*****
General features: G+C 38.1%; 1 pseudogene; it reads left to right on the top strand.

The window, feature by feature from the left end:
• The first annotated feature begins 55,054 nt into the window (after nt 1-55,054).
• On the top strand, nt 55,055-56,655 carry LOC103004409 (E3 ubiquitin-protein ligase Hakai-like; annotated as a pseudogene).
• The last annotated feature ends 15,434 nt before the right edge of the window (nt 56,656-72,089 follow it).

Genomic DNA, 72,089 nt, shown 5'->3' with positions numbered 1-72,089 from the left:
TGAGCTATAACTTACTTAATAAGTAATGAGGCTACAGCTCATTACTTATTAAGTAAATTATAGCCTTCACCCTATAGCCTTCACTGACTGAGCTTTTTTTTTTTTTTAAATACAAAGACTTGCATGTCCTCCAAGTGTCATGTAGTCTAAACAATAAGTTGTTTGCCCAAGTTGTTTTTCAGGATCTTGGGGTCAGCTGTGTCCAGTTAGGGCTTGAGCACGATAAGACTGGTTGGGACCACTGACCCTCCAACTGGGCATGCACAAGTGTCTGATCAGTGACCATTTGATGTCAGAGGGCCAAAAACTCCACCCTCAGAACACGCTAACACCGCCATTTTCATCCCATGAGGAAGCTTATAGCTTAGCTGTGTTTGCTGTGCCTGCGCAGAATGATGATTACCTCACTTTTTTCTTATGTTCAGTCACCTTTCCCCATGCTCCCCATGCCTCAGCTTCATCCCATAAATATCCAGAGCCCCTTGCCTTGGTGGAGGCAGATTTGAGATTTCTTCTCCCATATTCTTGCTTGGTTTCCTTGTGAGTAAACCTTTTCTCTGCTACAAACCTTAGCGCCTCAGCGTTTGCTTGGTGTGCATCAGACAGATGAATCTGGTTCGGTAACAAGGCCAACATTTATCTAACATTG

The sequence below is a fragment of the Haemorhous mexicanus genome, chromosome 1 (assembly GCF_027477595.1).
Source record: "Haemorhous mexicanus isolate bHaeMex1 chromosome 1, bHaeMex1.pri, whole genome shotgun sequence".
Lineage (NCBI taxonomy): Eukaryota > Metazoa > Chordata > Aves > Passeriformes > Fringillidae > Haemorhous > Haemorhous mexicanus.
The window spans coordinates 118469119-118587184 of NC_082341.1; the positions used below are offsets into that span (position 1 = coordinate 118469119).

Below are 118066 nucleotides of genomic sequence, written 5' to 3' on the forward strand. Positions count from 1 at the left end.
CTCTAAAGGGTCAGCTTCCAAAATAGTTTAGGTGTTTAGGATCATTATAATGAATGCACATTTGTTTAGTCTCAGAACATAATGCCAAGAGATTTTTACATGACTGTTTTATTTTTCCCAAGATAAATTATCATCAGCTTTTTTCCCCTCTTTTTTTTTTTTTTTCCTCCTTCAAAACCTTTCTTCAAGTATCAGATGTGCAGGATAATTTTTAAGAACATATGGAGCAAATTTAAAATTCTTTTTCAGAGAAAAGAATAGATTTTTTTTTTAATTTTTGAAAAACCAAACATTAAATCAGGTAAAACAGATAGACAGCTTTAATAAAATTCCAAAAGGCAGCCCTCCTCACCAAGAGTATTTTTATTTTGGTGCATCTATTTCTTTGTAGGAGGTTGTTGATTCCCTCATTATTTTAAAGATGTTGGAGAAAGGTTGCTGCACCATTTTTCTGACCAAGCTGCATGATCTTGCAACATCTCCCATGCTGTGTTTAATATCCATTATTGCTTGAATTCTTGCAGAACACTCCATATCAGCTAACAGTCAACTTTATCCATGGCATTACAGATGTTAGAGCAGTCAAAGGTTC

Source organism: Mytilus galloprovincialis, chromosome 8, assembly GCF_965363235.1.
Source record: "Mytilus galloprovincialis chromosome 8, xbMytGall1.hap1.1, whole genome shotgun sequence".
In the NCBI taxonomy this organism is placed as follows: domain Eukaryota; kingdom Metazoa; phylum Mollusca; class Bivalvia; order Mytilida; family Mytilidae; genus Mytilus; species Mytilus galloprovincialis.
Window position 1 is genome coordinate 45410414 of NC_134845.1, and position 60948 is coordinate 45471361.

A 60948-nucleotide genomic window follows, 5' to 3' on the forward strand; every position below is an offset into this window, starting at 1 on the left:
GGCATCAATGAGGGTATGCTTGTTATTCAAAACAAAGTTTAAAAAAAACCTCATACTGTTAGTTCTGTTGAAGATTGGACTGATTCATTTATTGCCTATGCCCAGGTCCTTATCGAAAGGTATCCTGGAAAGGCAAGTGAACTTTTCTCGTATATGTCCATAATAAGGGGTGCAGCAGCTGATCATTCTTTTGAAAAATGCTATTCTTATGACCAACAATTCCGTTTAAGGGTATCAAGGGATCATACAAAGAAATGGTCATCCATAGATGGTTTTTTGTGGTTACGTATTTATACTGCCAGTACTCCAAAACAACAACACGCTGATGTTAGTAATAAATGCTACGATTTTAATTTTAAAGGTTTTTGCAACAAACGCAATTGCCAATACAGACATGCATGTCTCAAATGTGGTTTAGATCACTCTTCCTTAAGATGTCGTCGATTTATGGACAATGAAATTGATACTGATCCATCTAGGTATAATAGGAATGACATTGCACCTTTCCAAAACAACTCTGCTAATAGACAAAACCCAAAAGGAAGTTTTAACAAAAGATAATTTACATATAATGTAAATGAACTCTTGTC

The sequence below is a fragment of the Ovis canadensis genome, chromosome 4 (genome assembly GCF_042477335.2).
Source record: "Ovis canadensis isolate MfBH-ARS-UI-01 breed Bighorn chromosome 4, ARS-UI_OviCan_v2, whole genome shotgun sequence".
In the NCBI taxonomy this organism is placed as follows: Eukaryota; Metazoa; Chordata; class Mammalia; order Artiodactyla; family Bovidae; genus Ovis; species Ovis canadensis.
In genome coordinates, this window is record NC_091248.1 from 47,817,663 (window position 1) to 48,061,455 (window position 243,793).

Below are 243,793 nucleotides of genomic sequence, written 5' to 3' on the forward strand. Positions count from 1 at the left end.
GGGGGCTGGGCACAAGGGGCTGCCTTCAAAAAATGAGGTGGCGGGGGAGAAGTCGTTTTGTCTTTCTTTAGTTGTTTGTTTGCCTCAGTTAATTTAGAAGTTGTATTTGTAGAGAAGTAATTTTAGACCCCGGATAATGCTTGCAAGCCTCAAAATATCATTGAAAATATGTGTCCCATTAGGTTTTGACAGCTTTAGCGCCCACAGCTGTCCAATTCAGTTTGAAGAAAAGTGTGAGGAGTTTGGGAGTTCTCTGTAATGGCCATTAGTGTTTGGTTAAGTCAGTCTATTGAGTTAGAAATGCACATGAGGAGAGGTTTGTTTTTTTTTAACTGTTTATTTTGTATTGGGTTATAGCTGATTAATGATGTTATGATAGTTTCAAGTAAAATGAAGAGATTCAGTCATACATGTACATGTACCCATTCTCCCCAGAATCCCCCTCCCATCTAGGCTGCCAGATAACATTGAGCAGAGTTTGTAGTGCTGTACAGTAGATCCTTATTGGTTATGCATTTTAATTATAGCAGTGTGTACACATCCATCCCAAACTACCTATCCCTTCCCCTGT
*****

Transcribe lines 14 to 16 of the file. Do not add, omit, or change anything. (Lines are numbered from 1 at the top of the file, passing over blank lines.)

Source organism: Mytilus galloprovincialis, chromosome 8, assembly GCF_965363235.1.
Source record: "Mytilus galloprovincialis chromosome 8, xbMytGall1.hap1.1, whole genome shotgun sequence".
In the NCBI taxonomy this organism is placed as follows: domain Eukaryota; kingdom Metazoa; phylum Mollusca; class Bivalvia; order Mytilida; family Mytilidae; genus Mytilus; species Mytilus galloprovincialis.